1519: A Tudor Year in Review

by Heather R. Darsie The year 1519 was a year of massive changes, important births, and important deaths in Western Europe. Some of these impacted Henry VIII’s reign, whilst others did not come meaningfully into play until the reigns of Henry’s daughters. Henry VIII turned 28 years old in 1519, and was still young-minded. Births and Deaths Maximilian I von Habsburg, Holy Roman Emperor, died … Continue reading 1519: A Tudor Year in Review

What’s in a Name: Latin Titles

by Heather R. Darsie How important is it to understand Latin when sorting a monarch’s status in Medieval and Early Modern portraiture? A monarch’s title indicates over what he or she rules. There is a long history of the use of Latin to specify over who and what a monarch rules. Looking back into the Ancient period, when civic identity was paramount, the only things … Continue reading What’s in a Name: Latin Titles

Breaking Up is Hard to Do: Eleanor of Aquitaine and Henry II of England

by Heather R. Darsie Eleanor Ramnulfid of Aquitaine, born circa 1122, was a pretty, wealthy teenager when she married her first husband. No confirmed likenesses of Eleanor exist, and it is not known what she looked like other than that Eleanor was a beauty with gorgeous eyes. Eleanor’s father died when she was young, leaving her the vast, rich territory of Aquitaine in southern France. She was … Continue reading Breaking Up is Hard to Do: Eleanor of Aquitaine and Henry II of England

Is Today Really Anna of Cleves’ Birthday?

by Heather R. Darsie Tradition has held for the last couple hundred years or so that Anna of Cleves, fourth wife to Henry VIII of England, was born 22 September 1515. No proof has ever been put forward to support that date. However,  primary source exists which shows Anna’s date of birth as 28 June 1515, making her exactly twenty-four years younger than Henry VIII. … Continue reading Is Today Really Anna of Cleves’ Birthday?

The Increasing Horrors of War in 16th Century Western Europe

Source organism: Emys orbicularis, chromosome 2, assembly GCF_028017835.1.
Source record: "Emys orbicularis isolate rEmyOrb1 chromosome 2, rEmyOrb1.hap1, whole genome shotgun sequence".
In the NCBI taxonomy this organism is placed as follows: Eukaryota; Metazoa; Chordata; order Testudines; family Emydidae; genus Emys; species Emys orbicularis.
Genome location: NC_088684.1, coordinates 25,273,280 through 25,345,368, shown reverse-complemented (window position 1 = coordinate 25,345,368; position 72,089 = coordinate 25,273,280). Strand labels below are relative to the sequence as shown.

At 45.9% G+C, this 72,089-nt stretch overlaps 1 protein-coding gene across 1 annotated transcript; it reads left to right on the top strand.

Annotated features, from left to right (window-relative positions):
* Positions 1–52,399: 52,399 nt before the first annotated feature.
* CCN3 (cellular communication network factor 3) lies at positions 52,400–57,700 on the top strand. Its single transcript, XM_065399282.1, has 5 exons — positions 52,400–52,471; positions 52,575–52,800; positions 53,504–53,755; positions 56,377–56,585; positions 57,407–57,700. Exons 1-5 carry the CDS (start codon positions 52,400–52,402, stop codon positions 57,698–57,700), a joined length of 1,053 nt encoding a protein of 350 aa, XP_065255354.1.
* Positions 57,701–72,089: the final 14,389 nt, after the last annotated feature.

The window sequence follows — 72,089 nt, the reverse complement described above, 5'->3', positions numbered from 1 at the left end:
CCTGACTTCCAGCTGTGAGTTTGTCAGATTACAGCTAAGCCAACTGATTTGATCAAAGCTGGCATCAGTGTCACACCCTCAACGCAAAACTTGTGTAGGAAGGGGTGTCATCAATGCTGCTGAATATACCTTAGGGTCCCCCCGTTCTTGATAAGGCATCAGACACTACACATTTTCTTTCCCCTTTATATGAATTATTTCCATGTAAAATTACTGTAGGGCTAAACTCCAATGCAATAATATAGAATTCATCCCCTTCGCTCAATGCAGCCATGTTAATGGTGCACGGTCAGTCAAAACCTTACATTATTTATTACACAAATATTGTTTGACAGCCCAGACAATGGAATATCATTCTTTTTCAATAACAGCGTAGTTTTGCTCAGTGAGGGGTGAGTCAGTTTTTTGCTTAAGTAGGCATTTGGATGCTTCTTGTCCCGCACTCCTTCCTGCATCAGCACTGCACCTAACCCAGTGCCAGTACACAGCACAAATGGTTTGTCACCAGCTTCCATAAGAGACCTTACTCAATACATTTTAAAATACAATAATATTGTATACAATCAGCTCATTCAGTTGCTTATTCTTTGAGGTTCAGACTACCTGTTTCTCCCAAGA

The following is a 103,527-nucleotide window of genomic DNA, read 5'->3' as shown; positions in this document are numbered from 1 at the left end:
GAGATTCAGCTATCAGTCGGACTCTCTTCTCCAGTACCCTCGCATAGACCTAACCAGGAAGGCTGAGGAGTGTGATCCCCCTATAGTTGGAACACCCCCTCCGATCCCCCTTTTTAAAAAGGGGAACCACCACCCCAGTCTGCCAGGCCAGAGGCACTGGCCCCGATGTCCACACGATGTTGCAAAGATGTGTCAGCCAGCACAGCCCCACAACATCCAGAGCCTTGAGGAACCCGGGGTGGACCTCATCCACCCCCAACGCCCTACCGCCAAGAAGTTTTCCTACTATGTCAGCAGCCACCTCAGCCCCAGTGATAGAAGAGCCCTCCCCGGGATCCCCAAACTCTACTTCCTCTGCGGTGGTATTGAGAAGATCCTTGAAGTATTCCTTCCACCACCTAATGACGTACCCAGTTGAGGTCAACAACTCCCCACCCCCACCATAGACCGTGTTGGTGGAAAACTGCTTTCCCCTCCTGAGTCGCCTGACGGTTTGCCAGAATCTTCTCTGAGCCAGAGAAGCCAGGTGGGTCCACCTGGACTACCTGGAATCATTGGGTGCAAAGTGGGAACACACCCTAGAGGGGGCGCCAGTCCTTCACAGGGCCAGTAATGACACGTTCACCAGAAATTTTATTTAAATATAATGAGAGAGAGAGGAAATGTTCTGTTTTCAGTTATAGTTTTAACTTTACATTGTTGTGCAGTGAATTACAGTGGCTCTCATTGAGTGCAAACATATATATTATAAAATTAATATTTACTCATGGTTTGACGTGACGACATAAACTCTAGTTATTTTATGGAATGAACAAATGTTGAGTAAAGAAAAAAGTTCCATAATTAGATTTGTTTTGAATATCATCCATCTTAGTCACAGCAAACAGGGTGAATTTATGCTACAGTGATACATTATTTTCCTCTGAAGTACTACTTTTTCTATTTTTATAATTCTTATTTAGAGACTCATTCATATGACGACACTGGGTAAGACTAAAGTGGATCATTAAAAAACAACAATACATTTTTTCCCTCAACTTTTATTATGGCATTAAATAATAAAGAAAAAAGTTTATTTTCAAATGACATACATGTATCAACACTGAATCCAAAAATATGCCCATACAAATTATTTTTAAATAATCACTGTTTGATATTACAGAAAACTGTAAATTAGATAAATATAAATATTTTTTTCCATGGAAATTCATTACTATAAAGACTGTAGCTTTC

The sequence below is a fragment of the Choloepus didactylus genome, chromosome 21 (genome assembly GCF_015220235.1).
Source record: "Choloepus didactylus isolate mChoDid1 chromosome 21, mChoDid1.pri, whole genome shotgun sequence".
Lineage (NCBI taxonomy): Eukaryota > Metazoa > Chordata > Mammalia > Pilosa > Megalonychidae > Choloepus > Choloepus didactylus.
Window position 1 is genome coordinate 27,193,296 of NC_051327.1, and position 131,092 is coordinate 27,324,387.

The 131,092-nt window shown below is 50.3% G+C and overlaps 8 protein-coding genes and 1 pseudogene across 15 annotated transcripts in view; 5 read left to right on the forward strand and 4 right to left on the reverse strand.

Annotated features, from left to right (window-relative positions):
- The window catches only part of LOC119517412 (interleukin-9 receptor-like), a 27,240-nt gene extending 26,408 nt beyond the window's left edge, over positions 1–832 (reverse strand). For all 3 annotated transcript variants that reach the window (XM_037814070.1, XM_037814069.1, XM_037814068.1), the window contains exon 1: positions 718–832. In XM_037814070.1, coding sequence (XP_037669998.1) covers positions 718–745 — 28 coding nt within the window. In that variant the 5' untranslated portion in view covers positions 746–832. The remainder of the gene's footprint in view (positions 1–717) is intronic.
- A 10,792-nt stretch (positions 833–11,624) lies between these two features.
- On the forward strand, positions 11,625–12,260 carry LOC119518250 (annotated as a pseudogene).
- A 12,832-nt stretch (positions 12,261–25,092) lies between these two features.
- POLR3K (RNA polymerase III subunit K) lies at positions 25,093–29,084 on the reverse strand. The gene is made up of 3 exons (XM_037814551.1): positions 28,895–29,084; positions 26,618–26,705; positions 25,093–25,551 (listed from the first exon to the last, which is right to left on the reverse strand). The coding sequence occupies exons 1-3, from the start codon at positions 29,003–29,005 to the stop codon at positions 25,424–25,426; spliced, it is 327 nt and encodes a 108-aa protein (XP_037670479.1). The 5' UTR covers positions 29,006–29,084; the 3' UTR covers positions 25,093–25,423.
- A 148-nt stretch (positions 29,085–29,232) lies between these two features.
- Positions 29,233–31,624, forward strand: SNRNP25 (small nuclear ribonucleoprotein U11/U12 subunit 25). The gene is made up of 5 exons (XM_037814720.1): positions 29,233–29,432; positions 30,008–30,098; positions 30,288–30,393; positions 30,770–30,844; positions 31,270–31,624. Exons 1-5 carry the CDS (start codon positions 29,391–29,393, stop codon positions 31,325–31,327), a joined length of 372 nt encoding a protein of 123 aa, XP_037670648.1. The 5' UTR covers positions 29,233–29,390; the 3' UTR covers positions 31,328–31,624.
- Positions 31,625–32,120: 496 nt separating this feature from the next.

by Heather R. Darsie The 16th century saw rapid changes in military capabilities. The medieval knight and a knight’s form of armor and fighting reached peak efficiency by around 1450. After 1450, advances in military science made armor more and more vulnerable. The advent of pike attacks and guns made armor almost ineffective, and the flat walls of many fortifications made excellent targets for canon … Continue reading The Increasing Horrors of War in 16th Century Western Europe

Juana of Castile and Her Madness

by Heather R. Darsie Juana la Loca, or Joanna the Mad, was the elder sister of Catherine of Aragon and sister-in-law to Henry VIII of England. Juana was born on 6 November 1479, a daughter of the formidable Isabella of Castile and Isabella’s husband Ferdinand of Aragon. Juana was known during her lifetime as Juana of Castile.  Juana married Philip von Habsburg, known as the … Continue reading Juana of Castile and Her Madness

Death of a Matriarch: Eleonore Helena of Portugal

by Heather R. Darsie On 3 September 1467, Empress Eleonore Helena passed away. Born on 18 September 1434 as Eleonore d’Aviz of Portugal, she was not quite thirty-three years old when she died. Eleonore was one of nine children, the sixth born overall, and one of five daughters. Two brothers and two sisters survived to adulthood along with Eleonore. Eleonore was the eldest surviving daughter, … Continue reading Death of a Matriarch: Eleonore Helena of Portugal

Elector Johann Friedrich: Anna of Cleves’ Powerful Brother-in-Law

by Heather R. Darsie Please note that this article first appeared at On the Tudor Trail. Johann Friedrich Wettin, Elector of Saxony, was born 30 June 1503 to Elector John of Saxony and his first wife Sophia of Mecklenburg. Sadly, Sophia passed away on 12 July 1503, shortly after Johann Friedrich’s birth.  Johann Friedrich was born in Torgau, Saxony. His father married again, bringing Johann Friedrich … Continue reading Elector Johann Friedrich: Anna of Cleves’ Powerful Brother-in-Law

Ibn Battuta and the Roc

by Heather R. Darsie The scholar named Shams al-Din Abu Abdallah Muhammad ibn Abdallah ibn Muhammad ibn Ibrahim Ibn Battuta al-Lawati al-Tanji, or simply Ibn Battuta (meaning son of Battuta), was twenty-one years old when he set off on 13 June 1325 to travel the world. Ibn Battuta left from his birthplace of Tangier, traveling across northern Africa, across the Arab peninsula, through India, and … Continue reading Ibn Battuta and the Roc

Anna of Cleves Breaks the News to Wilhelm

by Heather R. Darsie   On 21 July 1540, Anna of Cleves was no longer allowed to hide the truth from her brother Wilhelm about her marriage’s end. Henry had grown impatient waiting for Anna to write her family. Anna waited as long as she could, hoping that Henry would either directly send a letter to Duke Wilhelm in Cleves, or that one of Henry’s … Continue reading Anna of Cleves Breaks the News to Wilhelm